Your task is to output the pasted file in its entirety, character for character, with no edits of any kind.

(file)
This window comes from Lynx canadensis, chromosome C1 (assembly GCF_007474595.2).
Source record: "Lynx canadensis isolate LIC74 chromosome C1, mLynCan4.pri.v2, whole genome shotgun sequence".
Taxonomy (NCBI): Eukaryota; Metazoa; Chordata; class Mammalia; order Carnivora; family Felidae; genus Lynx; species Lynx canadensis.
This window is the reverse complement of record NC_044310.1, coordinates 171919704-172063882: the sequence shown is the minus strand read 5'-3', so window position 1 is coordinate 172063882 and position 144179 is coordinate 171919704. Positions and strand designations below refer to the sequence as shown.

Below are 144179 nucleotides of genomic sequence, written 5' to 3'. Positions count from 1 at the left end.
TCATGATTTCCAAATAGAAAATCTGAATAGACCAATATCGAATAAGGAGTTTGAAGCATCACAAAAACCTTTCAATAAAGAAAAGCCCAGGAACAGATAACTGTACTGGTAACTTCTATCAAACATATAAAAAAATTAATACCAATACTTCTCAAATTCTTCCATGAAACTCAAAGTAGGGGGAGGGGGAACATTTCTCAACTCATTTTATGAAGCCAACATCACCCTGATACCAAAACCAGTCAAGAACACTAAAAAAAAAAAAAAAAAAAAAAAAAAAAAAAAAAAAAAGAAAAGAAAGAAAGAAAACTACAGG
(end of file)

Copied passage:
This window comes from Lynx canadensis, chromosome C1 (assembly GCF_007474595.2).
Source record: "Lynx canadensis isolate LIC74 chromosome C1, mLynCan4.pri.v2, whole genome shotgun sequence".
Taxonomy (NCBI): Eukaryota; Metazoa; Chordata; class Mammalia; order Carnivora; family Felidae; genus Lynx; species Lynx canadensis.
This window is the reverse complement of record NC_044310.1, coordinates 171919704-172063882: the sequence shown is the minus strand read 5'-3', so window position 1 is coordinate 172063882 and position 144179 is coordinate 171919704. Positions and strand designations below refer to the sequence as shown.

Below are 144179 nucleotides of genomic sequence, written 5' to 3'. Positions count from 1 at the left end.
TCATGATTTCCAAATAGAAAATCTGAATAGACCAATATCGAATAAGGAGTTTGAAGCATCACAAAAACCTTTCAATAAAGAAAAGCCCAGGAACAGATAACTGTACTGGTAACTTCTATCAAACATATAAAAAAATTAATACCAATACTTCTCAAATTCTTCCATGAAACTCAAAGTAGGGGGAGGGGGAACATTTCTCAACTCATTTTATGAAGCCAACATCACCCTGATACCAAAACCAGTCAAGAACACTAAAAAAAAAAAAAAAAAAAAAAAAAAAAAAAAAAAAAAGAAAAGAAAGAAAGAAAACTACAGG